Notorious lobbyist Jack Abramoff remarked in his book Capitol Punishment that the most effective way to influence a politician was to offer his/her chief of staff a lobbying job following their stint on the hill. From that point forward, not only would Abramoff have unrestricted access to a politician, but also staffers would actually go out of their way to promote his clients’ interests.
Many politicians often bite at the prospect of lucrative lobbying salaries, despite a life-long commitment to public service. In Mark Leibovich’s book, This Town, he cites a frightening statistic: “In 1974, 3 percent of retiring members of Congress became lobbyists. Now 50 percent of senators and 42 percent of congressmen do.”
Consider retired Senator Judd Gregg, whose tenacious fight for transparency and ethics in the financial industry ended as soon as he left office and took a high-paying ‘consulting’ job at Goldman Sachs. More astonishing is ex-congressman Billy Tauzin, who earned nearly twenty million dollars between 2006 and 2010 as a lobbyist for the pharmaceutical industry.
Even high-profile politicians cannot always resist the temptation of lobbying salaries. Former Senate minority leader Tom Daschle, who played a key role in drafting universal health care legislation, earned an annual salary of $2.1 million only a few years after his leaving the Senate. While Daschle vehemently denies working as a lobbyist, his recent employment has been with lobbying firms specializing in health care, albeit as a ‘consultant’.
It is unclear precisely what these ex-politicians are providing in exchange for their astonishingly high compensation packages. No doubt some utilize their influence on the Hill to sway current members of Congress to draft legislation that benefits their clients. There remains serious ambiguity, however, as to whether or not these politicians preemptively advanced their future employer’s interests while in office at the prospect of being duly compensated following retirement.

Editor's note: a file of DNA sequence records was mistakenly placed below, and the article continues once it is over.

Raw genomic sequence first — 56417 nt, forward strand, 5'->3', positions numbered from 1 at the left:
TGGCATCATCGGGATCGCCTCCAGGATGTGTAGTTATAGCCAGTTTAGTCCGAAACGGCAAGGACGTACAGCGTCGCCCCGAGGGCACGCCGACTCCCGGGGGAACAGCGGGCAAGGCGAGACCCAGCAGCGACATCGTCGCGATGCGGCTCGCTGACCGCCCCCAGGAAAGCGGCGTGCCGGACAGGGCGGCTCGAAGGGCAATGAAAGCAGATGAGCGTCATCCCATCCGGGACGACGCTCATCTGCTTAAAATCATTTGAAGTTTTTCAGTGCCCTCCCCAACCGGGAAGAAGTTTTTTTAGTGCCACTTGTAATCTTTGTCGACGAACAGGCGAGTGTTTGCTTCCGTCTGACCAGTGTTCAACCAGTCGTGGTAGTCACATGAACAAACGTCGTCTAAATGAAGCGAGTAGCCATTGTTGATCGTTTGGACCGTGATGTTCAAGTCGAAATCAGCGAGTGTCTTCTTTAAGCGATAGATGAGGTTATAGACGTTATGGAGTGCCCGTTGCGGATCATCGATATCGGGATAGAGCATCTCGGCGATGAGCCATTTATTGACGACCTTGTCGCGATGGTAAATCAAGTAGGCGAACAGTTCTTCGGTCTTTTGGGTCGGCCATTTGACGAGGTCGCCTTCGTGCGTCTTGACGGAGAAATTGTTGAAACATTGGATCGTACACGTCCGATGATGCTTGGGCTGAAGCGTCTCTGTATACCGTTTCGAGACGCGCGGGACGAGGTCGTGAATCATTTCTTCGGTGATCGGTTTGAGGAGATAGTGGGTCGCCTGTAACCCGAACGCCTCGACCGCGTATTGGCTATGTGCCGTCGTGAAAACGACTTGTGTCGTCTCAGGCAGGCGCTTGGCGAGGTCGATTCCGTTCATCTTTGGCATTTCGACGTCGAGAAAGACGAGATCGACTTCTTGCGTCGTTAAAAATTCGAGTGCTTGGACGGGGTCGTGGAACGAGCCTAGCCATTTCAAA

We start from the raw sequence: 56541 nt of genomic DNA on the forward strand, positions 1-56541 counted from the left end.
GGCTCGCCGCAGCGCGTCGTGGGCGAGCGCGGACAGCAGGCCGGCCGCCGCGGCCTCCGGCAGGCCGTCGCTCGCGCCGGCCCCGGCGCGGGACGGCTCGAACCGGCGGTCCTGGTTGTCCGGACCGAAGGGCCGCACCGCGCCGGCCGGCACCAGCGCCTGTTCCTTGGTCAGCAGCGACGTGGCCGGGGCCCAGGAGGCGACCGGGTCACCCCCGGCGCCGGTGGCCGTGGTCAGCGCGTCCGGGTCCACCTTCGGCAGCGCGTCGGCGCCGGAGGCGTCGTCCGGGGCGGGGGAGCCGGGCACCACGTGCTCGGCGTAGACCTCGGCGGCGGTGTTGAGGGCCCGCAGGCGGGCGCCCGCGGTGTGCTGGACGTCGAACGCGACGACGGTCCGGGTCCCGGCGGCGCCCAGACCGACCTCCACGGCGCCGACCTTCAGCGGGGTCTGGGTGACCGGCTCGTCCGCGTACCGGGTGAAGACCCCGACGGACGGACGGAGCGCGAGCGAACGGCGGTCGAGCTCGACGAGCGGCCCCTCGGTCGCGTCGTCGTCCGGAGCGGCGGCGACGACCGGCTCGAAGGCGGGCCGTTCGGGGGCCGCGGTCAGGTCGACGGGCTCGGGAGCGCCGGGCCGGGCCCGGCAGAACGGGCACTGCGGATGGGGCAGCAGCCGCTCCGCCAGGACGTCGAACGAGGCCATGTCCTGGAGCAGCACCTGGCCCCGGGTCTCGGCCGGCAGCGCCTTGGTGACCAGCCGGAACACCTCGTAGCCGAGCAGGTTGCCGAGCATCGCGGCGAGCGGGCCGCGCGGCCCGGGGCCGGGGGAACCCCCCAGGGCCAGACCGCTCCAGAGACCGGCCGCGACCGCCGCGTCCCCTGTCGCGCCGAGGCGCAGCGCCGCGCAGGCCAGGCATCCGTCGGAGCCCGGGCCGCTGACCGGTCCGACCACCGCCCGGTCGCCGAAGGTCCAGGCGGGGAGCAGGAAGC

This tacit collusion between elected officials and the private sector goes against the very concept of public service and the notion of a democratic process unfettered by private sector interests. While laws exist that bar ex-congressmen and senators from working in lobbying for two years after being in office, most bypass this restriction by refraining from formal registration as a lobbyist. After all, there is no law against working as a ‘consultant’.
Public service implies some form of personal sacrifice, often in the form of time and compensation. With this in mind, is it too much to ask that our public servants refrain from profiting from the private sector following their retirement from politics?
Indubitably, successfully curtailing the migration of politicians from Capitol Hill to K Street will be futile as those we have entrusted to make our laws have a vested interest in preserving the status quo. As attempts at lobbying reform continue in Congress, however, an important question remains: how do we define lobbying?
After all, the day that Congress passes a law barring ex-political staffers and politicians from working as lobbyists and consultants is the day we see an influx of political veterans working as ‘policy advisers’ with seven-figure salaries. Who knew public service could be so rewarding?
The views expressed by the author do not necessarily reflect those of the Glimpse from the Globe staff, editors, or governors.